DataPig-Adapter: A fanout board to test LHCb UT’s Flexes

An adapter with more than 2000€ worth of connectors might seem odd. Where’s the trick then?

Top view with two BDR connectors (BW up to 20GHz), resistors and 8x 40POS Headers

LHCb is one of 4 main experiments built around the LHC accelerator at CERN; this winter it will be shut down to start an important upgrade, and with that, new subdetectors will be installed, leading to this little adapter board: testing time!

Bottom side view with the MegArray connector in white

DataPig-Adapter is just a name to highlight what this board is for: adapting the testing electronics to the two flexible cables that are going to be used in the Upstream Tracker of LHCb, namely “Dataflex” and “Pigtail”.

Once connected, the testing electronics, a TDR (Time Domain Reflectometer) and a cable tester, will make sure that all the lines on our DUTs are ok and will validate (or mark as FAIL) the flexible PCB towards its end destination at CERN.

This is why you do find some cheap connectors near 2000€  top of the notch high bandwidth ones. Headers are there to test connectivity and resistance: we need to make sure that every line reaches the front end electronics and the backend readout, with the added information of understanding how they were etched during production (too much or spot on). Then, when we are sure everything is there, we can start injecting TDR pulses to probe 12 critical lines, and those are the ones routed to the two Samtec pile-of-cash SMA connectors.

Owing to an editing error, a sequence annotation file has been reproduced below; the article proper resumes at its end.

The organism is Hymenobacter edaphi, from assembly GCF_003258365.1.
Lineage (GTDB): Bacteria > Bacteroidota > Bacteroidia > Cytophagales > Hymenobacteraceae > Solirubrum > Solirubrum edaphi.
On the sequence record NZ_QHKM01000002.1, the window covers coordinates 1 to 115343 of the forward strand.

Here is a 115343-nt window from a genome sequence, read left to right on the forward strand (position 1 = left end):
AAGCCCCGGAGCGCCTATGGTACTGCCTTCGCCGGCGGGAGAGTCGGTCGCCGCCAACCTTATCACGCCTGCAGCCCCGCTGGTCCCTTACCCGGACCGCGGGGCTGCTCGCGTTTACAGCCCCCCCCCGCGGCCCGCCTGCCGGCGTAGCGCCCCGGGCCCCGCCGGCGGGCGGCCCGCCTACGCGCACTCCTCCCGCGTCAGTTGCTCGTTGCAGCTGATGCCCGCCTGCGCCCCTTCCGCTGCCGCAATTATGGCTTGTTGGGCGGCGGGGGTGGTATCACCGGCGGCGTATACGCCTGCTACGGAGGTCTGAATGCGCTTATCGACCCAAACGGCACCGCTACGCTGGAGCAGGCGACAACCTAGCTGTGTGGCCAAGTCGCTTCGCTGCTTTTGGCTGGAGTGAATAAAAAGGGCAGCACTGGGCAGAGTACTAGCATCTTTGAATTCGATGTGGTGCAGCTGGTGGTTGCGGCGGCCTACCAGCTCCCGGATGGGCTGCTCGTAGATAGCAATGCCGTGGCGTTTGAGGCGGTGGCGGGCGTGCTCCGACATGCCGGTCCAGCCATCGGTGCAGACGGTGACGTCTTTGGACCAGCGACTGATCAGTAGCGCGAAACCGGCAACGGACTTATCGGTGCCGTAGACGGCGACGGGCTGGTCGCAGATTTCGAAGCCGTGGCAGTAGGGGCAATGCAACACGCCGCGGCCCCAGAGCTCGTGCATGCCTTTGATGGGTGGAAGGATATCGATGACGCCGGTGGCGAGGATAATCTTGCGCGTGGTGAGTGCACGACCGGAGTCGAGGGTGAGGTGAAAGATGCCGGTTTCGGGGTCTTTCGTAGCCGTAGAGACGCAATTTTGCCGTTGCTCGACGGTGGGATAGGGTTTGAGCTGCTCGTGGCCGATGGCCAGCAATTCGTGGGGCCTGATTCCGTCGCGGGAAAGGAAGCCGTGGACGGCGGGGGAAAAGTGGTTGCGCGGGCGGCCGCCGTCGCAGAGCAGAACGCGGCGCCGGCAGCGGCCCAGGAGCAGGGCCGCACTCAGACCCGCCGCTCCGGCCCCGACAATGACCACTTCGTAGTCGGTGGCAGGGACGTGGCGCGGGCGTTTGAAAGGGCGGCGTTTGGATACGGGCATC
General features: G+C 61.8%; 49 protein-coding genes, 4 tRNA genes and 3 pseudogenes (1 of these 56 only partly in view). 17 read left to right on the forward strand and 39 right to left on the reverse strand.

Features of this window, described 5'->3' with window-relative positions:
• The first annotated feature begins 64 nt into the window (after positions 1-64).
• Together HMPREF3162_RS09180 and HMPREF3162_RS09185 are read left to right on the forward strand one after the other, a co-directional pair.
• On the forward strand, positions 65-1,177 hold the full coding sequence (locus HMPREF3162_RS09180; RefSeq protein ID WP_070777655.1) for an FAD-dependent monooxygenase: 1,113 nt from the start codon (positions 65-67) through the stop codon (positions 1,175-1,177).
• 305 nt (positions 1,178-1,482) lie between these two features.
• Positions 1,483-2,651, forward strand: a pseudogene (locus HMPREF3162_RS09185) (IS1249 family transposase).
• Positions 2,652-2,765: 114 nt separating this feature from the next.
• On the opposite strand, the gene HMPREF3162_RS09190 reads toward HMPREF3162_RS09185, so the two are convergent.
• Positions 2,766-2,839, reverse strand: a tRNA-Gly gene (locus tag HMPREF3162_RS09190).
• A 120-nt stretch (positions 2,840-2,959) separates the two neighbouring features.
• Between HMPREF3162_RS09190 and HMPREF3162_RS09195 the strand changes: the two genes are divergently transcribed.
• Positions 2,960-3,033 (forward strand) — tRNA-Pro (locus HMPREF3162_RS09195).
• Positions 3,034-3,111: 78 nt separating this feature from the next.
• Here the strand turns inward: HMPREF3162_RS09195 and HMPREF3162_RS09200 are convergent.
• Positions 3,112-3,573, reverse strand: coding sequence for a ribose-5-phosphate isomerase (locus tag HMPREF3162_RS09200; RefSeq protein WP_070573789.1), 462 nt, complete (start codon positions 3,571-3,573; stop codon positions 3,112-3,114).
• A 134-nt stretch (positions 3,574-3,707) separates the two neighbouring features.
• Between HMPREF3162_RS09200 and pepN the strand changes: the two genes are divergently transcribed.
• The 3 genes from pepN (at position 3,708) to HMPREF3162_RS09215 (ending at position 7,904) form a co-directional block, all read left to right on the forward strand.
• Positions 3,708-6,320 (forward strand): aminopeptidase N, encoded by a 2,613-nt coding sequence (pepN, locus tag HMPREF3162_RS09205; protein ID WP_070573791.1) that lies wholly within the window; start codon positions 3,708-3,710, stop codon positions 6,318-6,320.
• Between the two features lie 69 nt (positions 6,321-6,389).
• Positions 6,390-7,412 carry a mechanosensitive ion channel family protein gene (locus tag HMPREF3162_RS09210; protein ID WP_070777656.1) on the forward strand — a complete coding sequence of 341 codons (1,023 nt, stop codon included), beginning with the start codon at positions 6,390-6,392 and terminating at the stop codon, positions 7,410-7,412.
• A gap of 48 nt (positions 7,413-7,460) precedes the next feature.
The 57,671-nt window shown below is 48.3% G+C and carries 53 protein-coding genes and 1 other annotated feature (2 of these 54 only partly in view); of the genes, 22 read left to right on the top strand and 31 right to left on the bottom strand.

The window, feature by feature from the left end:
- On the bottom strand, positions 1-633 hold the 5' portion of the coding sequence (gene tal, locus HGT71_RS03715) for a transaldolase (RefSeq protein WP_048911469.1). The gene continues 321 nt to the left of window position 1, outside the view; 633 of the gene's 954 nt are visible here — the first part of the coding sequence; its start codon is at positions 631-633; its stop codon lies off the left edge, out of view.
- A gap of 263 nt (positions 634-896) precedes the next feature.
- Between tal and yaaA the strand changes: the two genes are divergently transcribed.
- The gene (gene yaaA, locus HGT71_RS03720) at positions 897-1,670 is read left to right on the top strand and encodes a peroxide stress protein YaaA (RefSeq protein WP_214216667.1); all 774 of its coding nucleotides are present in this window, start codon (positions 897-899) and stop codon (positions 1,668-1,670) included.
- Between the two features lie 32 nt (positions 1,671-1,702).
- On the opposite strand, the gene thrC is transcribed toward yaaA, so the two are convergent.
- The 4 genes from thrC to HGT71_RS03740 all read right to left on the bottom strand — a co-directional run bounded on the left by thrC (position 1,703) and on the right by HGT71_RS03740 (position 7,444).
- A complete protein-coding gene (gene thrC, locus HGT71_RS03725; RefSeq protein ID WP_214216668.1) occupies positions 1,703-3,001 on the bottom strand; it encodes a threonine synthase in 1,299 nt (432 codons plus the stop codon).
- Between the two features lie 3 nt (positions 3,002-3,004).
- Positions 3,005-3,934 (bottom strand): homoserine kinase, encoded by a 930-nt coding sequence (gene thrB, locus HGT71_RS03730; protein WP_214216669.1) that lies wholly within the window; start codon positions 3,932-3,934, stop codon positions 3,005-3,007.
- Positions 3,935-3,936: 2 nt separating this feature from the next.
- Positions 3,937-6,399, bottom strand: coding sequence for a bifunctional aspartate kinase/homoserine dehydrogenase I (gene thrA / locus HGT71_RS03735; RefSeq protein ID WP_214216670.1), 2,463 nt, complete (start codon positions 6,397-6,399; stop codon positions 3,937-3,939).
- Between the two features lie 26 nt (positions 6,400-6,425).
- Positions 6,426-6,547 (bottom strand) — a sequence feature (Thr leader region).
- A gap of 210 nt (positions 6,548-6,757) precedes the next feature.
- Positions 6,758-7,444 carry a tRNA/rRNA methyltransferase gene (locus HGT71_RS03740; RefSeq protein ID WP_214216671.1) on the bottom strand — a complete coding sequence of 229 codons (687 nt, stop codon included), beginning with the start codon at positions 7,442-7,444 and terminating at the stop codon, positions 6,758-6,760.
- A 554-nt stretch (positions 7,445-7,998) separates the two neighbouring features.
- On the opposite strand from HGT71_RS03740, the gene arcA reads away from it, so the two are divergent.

BDR connector assembled with 24 SMA cables at CERN
Example of a BDRA (Connector + Assembled SMA cables) mounted on a high-speed PCB [CERN]
The layout is pretty simple. 6 copper layers, all 35um thick, connecting a 400 pin BGA from Amphenol (MegArray 400) to 8x 0.1″ 40POS headers and two 24pos BDR connectors from Samtec.

Inner Layer copper, all signal lines are routed as differential pairs

Last but not least, there are also 5 High-Frequency resistors here and there to have some reference lines on the board when running the TDR or VNA analysis.


Leave a Reply

Fill in your details below or click an icon to log in: Logo

You are commenting using your account. Log Out /  Change )

Google+ photo

You are commenting using your Google+ account. Log Out /  Change )

Twitter picture

You are commenting using your Twitter account. Log Out /  Change )

Facebook photo

You are commenting using your Facebook account. Log Out /  Change )

Connecting to %s

This site uses Akismet to reduce spam. Learn how your comment data is processed.